Reading University professor says popular Turkish ingredient reduces risk of diabetes and heart disease
Dairy products like milk, cheese and yoghurt do no increase the risk of stroke or a heart attack even if they are full fat, according to new research.
The study, which contradicts conventional wisdom that such products are unhealthy, found there was no added risk of heart disease by consuming them.
Ian Givens, a professor of food chain nutrition at Reading University who was involved in the study, said there was also evidence that traditionally Turkish foods like yoghurt were beneficial.
“There is definitely increasing evidence that fermented dairy products like yoghurt are associated with a reduced risk of type 2 diabetes,” Professor Givens told Haber this week.
He added: “There were also indications from our study of reduced risk of cardiovascular disease with fermented dairy foods.”
Fermented milk products including yoghurt and cheese are widely consumed in Turkish homes and restaurants, both in the UK and back home in Turkey.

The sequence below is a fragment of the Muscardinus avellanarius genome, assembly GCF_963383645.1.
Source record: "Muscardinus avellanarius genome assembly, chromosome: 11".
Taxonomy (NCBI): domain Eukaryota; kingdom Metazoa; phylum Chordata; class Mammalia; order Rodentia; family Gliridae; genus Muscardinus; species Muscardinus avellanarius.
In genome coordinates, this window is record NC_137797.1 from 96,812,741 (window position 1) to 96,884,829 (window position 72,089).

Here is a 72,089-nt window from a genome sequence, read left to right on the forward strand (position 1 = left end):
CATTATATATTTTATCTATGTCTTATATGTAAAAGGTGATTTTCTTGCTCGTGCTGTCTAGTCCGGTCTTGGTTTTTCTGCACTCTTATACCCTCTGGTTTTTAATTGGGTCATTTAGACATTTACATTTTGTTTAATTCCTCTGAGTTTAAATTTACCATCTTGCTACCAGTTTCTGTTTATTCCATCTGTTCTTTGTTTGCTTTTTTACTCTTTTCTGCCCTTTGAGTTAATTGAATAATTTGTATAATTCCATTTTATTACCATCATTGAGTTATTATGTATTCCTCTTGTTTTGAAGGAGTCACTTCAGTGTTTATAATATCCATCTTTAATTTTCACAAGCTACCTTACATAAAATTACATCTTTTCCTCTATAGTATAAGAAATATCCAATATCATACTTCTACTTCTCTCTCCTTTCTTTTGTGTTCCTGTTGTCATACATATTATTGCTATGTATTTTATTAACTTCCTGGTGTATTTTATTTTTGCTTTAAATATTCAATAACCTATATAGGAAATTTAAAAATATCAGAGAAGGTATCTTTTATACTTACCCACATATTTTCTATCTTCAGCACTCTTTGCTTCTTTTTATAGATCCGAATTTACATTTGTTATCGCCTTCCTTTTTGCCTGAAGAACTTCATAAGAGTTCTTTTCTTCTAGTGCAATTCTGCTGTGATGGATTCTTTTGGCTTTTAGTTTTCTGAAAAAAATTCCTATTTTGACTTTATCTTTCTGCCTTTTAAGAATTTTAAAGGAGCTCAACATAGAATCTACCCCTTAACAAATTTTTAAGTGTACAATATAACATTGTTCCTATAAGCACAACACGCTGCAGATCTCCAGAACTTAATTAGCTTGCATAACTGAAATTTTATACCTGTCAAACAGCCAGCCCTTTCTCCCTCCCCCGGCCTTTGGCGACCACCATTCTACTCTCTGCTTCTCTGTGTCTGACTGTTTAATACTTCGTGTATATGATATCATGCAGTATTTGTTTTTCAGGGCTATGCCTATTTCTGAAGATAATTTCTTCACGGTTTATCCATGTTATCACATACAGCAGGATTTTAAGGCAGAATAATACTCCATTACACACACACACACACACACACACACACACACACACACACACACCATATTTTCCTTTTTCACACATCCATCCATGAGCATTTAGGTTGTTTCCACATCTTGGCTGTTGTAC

The study, which involved Professor Givens and experts from universities in Denmark and the Netherlands, caught attention because it appeared to contradict public authorities advice that full-fat milk and cheese can be harmful to the health.
“There’s quite a widespread but mistaken belief among the public that dairy products in general can be bad for you, but that’s a misconception,” Professor Givens said earlier in the month.
“While it is a widely-held belief, our research shows that that’s wrong.
“There’s been a lot of publicity over the last five to 10 years about how saturated fats increase the risk of cardiovascular disease and a belief has grown up that they must increase the risk, but they don’t.”
Britain’s National Health Service says “milk and dairy foods such as cheese and yoghurt are good sources of protein and calcium” but adds: “they can be high in saturated fat, so it’s important to make healthy choices.”